By Dominic Montserrat
First released in 2004. Routledge is an imprint of Taylor & Francis, an informa corporation.
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Extra resources for Changing Bodies, Changing Meanings: Studies on the Human Body in Antiquity
43 Roman pledges were taken with the right hand (Liv. 45 In Sophocles’ Ajax (1225) left-handedness (skaios) was used as a metaphor for an ill omen. According to Suetonius, Augustus, superstitious at the best of times, thought it a bad omen if his left and right shoes were placed in the wrong order (Aug. 92). 46 In opposition to the elevation of the body beautiful was a wide distaste for the ugly. In the Iliad, the combination of Thersites’ personality and physical appearance made him the least attractive Achaean at Troy.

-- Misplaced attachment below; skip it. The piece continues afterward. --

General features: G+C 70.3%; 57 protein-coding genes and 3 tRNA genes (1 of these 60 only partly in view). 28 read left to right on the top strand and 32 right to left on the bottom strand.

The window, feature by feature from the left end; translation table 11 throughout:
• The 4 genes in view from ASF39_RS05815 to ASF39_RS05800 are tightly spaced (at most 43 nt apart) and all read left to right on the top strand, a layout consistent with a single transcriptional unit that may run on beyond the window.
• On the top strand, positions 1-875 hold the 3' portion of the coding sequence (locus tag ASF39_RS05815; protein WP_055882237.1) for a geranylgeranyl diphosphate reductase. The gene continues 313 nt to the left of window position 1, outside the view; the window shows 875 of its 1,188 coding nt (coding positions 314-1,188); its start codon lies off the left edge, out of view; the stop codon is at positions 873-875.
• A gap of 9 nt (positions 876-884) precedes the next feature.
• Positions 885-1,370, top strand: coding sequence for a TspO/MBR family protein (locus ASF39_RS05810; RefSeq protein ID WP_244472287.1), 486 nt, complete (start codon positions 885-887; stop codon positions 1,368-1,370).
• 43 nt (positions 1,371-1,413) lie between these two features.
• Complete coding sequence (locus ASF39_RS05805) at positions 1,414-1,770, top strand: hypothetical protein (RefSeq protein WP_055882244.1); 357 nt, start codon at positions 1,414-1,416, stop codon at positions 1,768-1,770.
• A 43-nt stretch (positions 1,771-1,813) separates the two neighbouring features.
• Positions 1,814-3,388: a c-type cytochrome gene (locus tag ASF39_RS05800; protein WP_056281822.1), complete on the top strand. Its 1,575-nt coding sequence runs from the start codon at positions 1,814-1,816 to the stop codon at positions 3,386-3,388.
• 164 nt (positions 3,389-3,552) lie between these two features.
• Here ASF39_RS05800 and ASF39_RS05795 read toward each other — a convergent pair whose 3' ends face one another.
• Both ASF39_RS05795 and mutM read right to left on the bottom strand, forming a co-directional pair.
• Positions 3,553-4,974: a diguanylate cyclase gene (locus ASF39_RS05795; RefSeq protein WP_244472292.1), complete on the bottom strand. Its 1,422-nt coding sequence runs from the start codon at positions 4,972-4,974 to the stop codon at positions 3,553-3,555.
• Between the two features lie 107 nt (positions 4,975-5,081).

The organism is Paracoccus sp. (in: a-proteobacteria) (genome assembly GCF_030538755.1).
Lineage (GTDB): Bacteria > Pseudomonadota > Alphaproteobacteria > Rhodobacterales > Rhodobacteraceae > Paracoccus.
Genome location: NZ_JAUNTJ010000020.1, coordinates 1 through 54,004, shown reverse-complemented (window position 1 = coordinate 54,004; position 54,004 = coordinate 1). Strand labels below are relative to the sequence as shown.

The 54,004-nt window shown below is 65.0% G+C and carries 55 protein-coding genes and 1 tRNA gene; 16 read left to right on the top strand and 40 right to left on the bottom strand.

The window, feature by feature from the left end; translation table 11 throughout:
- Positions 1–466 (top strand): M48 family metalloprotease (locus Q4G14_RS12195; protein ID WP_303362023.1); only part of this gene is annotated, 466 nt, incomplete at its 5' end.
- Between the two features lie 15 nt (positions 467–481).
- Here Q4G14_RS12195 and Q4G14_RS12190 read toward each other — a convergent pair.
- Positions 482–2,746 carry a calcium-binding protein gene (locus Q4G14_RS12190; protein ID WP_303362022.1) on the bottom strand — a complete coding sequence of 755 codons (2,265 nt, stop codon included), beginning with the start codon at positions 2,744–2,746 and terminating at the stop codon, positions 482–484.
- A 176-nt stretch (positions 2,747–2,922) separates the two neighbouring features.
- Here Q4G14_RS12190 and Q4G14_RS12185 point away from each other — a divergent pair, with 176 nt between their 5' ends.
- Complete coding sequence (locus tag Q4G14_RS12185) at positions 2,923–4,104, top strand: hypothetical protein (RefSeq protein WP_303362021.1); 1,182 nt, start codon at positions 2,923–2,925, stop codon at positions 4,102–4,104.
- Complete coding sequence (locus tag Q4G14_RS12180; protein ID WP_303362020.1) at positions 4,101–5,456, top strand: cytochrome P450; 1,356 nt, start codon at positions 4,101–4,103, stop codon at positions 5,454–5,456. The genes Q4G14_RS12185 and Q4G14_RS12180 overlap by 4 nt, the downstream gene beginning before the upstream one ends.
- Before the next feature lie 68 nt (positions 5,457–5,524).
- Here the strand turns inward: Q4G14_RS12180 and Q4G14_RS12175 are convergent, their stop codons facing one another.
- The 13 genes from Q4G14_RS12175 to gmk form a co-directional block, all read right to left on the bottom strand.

53 Mascia-Lees and Sharpe 1992:1–9. 54 Hall 1989, passim. On archaic attitudes see Segal 1977. 55 duBois 1991; Jones 1987. 56 Temkinl971:4ff. 57 See also Aph. ii 45 and Lloyd 1979:16 ff. 58 Aër. 5. 28; Dean-Jones 1994:182. 35 PERFECT BODIES, IMPERFECT BODIES 60 61 62 63 64 65 66 67 68 69 70 71 Pellegrin 1986:109; Dean-Jones 1994:197–9. 28f. Lloyd 1983:42. Bremmer 1983:303; Girard 1983:18–22. Soph. OT 269–271; Aesch. Eum. 937–87 and Supp. 625–709. 39–45. Bremmer 1983:300–3. Buxton 1980:22–37. On law and punishment in Greek penology, see Saunders 1991, Jones 1990:12.
Blinding too impinged on the historical context of disabling punishments. Herodotus’ fabled eighth-century BCE pharaoh, Pheros, was blinded because in an hubristic and insensate frenzy he threw a spear into the flooded Nile, the life force of Egypt. What is interesting in this anecdote is the secondary discourse of sexual fidelity serving as a cure for his blindness, and infidelity a further motive for punishment. Having remained blind for ten years, he consulted the oracle at Buto, which prophesied that his sight would be recovered when he washed his eyes with the urine of a woman who had 31 PERFECT BODIES, IMPERFECT BODIES remained faithful to her husband.